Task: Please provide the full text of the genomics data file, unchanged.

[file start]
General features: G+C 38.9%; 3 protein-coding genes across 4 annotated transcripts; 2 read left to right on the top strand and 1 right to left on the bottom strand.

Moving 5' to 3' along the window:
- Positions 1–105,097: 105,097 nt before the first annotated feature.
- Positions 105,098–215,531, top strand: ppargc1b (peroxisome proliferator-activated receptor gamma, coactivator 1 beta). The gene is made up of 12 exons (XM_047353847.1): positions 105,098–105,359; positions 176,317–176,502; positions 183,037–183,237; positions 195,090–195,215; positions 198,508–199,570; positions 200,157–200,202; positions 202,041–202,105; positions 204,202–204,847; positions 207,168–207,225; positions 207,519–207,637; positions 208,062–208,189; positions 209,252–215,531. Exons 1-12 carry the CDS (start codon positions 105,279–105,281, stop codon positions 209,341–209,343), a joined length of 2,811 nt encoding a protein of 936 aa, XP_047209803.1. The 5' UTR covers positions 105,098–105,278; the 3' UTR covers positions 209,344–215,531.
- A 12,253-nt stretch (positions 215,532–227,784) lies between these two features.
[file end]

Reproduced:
General features: G+C 38.9%; 3 protein-coding genes across 4 annotated transcripts; 2 read left to right on the top strand and 1 right to left on the bottom strand.

Moving 5' to 3' along the window:
- Positions 1–105,097: 105,097 nt before the first annotated feature.
- Positions 105,098–215,531, top strand: ppargc1b (peroxisome proliferator-activated receptor gamma, coactivator 1 beta). The gene is made up of 12 exons (XM_047353847.1): positions 105,098–105,359; positions 176,317–176,502; positions 183,037–183,237; positions 195,090–195,215; positions 198,508–199,570; positions 200,157–200,202; positions 202,041–202,105; positions 204,202–204,847; positions 207,168–207,225; positions 207,519–207,637; positions 208,062–208,189; positions 209,252–215,531. Exons 1-12 carry the CDS (start codon positions 105,279–105,281, stop codon positions 209,341–209,343), a joined length of 2,811 nt encoding a protein of 936 aa, XP_047209803.1. The 5' UTR covers positions 105,098–105,278; the 3' UTR covers positions 209,344–215,531.
- A 12,253-nt stretch (positions 215,532–227,784) lies between these two features.